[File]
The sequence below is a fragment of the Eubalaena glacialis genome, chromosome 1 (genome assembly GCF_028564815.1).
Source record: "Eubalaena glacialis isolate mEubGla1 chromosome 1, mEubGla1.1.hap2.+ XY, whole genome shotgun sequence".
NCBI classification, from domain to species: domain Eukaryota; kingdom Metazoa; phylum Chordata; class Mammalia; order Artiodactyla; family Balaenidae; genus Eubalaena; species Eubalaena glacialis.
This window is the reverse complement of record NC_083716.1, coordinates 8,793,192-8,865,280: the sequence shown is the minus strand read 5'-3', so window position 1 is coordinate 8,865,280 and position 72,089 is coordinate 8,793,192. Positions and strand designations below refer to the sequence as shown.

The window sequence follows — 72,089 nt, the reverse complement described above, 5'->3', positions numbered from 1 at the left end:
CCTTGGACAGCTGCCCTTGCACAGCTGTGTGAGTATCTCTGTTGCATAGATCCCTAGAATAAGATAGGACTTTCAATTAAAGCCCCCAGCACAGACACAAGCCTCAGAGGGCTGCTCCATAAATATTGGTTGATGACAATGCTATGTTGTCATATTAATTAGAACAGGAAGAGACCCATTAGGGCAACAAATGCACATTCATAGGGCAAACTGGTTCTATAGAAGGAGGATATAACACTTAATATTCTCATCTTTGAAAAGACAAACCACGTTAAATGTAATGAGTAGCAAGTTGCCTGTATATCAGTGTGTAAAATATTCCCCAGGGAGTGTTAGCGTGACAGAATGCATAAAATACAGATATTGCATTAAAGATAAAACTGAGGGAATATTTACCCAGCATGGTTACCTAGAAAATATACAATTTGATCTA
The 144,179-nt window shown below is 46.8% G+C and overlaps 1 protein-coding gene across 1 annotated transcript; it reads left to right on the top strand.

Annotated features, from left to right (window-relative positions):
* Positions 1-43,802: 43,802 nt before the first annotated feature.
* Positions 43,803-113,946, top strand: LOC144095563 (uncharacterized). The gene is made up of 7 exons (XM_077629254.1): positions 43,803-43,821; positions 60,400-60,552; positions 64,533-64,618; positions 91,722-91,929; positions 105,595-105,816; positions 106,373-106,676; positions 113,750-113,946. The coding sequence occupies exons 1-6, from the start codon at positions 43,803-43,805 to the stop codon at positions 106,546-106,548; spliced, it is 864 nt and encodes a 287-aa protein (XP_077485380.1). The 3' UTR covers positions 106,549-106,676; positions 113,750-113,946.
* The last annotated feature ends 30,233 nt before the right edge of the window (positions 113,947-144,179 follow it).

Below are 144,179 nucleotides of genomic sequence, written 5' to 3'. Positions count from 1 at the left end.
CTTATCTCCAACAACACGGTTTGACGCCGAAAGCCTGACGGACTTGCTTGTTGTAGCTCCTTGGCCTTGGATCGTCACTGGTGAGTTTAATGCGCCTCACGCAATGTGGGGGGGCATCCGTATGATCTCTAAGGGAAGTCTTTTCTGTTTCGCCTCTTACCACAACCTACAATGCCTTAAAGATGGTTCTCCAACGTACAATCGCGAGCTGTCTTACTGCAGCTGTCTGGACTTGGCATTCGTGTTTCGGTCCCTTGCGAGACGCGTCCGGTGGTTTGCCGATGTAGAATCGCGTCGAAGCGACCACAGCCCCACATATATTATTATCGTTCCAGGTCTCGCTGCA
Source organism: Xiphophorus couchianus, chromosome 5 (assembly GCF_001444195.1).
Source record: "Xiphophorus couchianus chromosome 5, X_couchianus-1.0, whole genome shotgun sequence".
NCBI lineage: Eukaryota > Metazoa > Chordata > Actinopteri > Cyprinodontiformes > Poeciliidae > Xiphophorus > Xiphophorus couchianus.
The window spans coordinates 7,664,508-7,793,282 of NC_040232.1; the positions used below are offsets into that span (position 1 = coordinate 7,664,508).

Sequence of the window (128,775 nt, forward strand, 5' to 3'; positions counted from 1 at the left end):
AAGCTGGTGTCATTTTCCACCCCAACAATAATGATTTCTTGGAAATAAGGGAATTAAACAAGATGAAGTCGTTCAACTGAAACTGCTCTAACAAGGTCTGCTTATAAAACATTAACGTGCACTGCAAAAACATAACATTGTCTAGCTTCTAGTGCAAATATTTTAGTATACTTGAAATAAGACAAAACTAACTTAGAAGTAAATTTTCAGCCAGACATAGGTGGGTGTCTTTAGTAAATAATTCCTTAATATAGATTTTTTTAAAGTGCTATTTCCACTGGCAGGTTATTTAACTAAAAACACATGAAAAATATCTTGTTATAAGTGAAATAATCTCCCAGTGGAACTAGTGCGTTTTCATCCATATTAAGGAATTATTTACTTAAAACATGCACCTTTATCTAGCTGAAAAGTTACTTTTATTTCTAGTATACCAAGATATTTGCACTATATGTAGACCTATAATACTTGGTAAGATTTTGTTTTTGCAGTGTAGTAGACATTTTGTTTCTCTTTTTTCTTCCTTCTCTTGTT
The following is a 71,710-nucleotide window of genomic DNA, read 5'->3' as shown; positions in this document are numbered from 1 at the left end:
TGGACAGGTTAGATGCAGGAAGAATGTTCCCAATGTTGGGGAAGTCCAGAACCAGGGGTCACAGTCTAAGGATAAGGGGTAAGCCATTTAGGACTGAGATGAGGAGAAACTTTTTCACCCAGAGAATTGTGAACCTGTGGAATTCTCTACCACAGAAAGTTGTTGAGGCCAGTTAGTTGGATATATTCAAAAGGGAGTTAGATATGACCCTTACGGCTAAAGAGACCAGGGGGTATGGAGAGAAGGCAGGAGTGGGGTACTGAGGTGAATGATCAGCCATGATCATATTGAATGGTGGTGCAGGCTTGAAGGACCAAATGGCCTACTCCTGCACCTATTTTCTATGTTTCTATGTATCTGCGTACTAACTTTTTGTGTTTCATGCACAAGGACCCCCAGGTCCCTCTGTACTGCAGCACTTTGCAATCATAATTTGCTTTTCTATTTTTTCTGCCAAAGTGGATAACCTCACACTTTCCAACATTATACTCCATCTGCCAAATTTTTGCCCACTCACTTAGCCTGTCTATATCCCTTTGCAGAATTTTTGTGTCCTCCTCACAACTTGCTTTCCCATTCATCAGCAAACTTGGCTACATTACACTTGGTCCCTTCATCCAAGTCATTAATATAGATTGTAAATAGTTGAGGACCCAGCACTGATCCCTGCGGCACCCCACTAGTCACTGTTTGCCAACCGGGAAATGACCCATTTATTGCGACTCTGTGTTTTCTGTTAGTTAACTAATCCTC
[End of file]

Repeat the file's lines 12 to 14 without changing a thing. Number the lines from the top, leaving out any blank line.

Below are 144,179 nucleotides of genomic sequence, written 5' to 3'. Positions count from 1 at the left end.
CTTATCTCCAACAACACGGTTTGACGCCGAAAGCCTGACGGACTTGCTTGTTGTAGCTCCTTGGCCTTGGATCGTCACTGGTGAGTTTAATGCGCCTCACGCAATGTGGGGGGGCATCCGTATGATCTCTAAGGGAAGTCTTTTCTGTTTCGCCTCTTACCACAACCTACAATGCCTTAAAGATGGTTCTCCAACGTACAATCGCGAGCTGTCTTACTGCAGCTGTCTGGACTTGGCATTCGTGTTTCGGTCCCTTGCGAGACGCGTCCGGTGGTTTGCCGATGTAGAATCGCGTCGAAGCGACCACAGCCCCACATATATTATTATCGTTCCAGGTCTCGCTGCA
Source organism: Xiphophorus couchianus, chromosome 5 (assembly GCF_001444195.1).